|Bed by Unyoked (and pic)|
(If you missed the others, they were: Edmond, just south of Sydney, Tallarook Tiny Home on the NSW south coast and Fred's Tiny House in Castlemaine, Victoria. And for more on the whole "tiny house stay" thing, see my tiny house travel story in Traveller.)
Tiny house stays officially arrived in Australia when twin brothers Cam and Chris Grant quit their corporate jobs in Sydney and set up Unyoked in 2016.
|Cam & Chris in Unyoked country|
"It's not just about renting tiny houses," says Cam. "We want people, through our experience, to realise that sitting at a desk for eight to 10 hours a day, answering emails in bed and feeling guilty for taking that one trip at the end of the year isn't the way we have to live.
"I think collectively we're starting to realise that and more and more of us are looking to get back to simpler times, to reconnect with nature and get off-grid once in a while."
|Country Victoria roads...|
Just getting to Micah, one of Unyoked's six tiny houses, felt like a small adventure, despite it being only an hour from Melbourne. Mr No Impact Girl and I drove along dirt roads under Simpsons-blue skies dotted with fluffy clouds, through five farm gates, past sheep and windmills.
Parking inside the last gate, we loaded our bags and an esky into a little black wagon, and trundled down the hill to where Micah sat - in a paddock ringed by gnarled old eucalypts beside the bone-dry Campaspe River. A few lonesome crows provided the outback soundtrack.
|There she is! (Because like ships,|
tinys are always girls)
You probably won't see another human being during your stay, in fact (except the one you brought with you) or anything man-made.
This is why Unyoked calls its tiny houses "cabins" or "hideouts". As Cam Grant explains: "What we're trying to do is emulate the experience of hiking through a forest and finding your own cabin in the woods."
|Micah's minimialist facade|
First impressions: Micah is the epitome of simple, basically an off-grid wooden box, on wheels cleverly concealed by stacked campfire-wood. It also has a flat roof instead of the storybook gable roof seen on most tiny houses.
Most different of all, there's no loft bed. Instead the queen bed is at waist-height, a signature Unyoked feature. Much as I love the cubbyhouse feeling of climbing a ladder to bed, I also loved this bed-couch-daybed. Plus it was flanked by two enormous picture windows that brought the outdoors in.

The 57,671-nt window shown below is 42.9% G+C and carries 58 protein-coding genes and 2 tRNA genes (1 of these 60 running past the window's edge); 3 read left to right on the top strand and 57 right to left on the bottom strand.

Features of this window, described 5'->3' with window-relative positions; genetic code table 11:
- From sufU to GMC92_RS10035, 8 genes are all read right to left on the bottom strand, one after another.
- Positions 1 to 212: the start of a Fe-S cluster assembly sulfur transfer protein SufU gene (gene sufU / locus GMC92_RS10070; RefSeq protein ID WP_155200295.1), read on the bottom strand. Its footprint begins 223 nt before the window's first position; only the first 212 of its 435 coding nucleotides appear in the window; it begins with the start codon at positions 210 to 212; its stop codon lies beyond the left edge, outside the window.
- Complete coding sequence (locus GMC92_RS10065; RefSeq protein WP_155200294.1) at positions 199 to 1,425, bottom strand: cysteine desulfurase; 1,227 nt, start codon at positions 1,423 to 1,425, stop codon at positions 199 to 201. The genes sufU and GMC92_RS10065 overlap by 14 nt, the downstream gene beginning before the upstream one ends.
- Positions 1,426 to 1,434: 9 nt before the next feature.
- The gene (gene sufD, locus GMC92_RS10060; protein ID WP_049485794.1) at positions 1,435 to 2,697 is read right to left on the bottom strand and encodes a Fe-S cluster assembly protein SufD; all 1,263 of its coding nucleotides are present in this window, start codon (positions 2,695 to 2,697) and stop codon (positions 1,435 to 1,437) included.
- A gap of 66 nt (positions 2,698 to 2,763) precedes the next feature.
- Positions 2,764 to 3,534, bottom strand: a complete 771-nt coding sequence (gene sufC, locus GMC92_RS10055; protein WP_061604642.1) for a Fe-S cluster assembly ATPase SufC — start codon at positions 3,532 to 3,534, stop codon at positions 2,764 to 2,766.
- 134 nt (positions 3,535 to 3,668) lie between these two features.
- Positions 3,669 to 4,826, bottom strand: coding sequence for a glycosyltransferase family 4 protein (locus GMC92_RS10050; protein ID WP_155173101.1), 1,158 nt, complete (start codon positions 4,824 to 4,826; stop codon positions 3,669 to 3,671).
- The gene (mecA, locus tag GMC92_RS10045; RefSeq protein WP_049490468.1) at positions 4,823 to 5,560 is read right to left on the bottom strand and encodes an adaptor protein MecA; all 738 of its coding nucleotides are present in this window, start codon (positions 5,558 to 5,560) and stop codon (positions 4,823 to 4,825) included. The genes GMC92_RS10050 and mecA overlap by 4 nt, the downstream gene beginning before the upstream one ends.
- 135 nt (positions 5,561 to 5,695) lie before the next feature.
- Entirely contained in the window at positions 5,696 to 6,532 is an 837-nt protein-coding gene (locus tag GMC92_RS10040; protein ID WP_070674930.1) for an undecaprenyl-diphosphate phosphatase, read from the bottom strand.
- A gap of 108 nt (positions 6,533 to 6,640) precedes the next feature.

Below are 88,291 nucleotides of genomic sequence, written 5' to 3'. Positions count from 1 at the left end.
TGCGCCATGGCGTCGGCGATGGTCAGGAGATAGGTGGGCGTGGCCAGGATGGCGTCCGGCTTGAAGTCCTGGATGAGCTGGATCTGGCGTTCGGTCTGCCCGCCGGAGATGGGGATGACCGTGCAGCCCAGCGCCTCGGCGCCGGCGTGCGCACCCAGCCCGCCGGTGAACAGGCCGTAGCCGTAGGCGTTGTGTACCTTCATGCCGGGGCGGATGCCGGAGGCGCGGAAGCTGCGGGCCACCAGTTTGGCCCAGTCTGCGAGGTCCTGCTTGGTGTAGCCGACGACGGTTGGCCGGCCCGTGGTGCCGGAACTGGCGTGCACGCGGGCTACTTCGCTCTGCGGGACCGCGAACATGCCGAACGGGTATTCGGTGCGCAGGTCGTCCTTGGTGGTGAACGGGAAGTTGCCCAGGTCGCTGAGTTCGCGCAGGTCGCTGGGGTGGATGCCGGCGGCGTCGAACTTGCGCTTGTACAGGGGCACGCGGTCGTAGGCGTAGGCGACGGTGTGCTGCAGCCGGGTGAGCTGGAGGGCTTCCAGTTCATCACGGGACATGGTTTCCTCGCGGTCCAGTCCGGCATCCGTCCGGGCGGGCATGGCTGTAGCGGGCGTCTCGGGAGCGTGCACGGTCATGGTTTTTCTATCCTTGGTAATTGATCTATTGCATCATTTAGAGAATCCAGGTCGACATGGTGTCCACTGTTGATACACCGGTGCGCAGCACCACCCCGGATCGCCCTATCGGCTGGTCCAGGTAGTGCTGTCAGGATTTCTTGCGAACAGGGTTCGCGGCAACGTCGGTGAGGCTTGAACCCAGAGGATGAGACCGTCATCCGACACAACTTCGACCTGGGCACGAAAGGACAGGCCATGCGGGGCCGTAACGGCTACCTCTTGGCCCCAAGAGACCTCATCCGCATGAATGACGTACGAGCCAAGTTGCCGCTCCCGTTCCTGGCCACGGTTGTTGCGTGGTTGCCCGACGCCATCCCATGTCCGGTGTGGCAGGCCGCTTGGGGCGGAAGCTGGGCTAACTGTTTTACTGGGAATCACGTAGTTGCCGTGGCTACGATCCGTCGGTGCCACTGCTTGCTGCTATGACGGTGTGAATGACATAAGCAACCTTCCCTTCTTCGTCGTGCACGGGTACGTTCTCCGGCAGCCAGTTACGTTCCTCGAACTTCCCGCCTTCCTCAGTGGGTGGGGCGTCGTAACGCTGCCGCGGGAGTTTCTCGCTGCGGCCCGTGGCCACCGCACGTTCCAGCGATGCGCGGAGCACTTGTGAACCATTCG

|Happiness is a sunny bed|
In other words, you can be inside and still keep abreast of what's going on in the real world, i.e. outside.
Even after dark. That night, after an early dinner, we lounged in bed and watched the best show in town: the full moon rising from behind the nearest hill. The next morning we saw the sequel, also from bed: a spectacular sunrise.
|A cabin of wood + light|
Beyond the bed, Micah's plywood interior gives it a cosy, cabin-y feeling, a nod to Unyoked's Scandi-Japan design ethos. There's plenty of natural light - from the sliding door, those two picture windows and another window over the sink.
I loved the minimalist kitchen with its camping-esque gas cooktop and white enamel plates, bowls and cups.
|Wine supplied (for a price)|
Other thoughtful touches included: hot water bottles for cold nights, a couple of yoga mats, loose leaf tea and coffee beans - plus a grinder, a plunger and an aeropress coffee maker. And there were "provisions" (with price tags) such as wine and pancake kits.
|Barefoot on prickly grass|
Micah's location and non-loft bed are its winning features and I love that Cam and Chris are thinking outside the hotel room box, curating experiences with a sense of fun and creativity.
Most importantly, they really deliver on the "unyoked" promise: helping you step away from the striving-working-busy vehicle and surrender to a slower way of being in the world, if only for a night or two.
|Micah's sunset view|
Gratitude: Thanks to Unyoked for hosting us for a night at Micah. I can recommend their free weekly "Dispatches" too, creative emails bearing tiny-related news items like "why silence is good for your brain".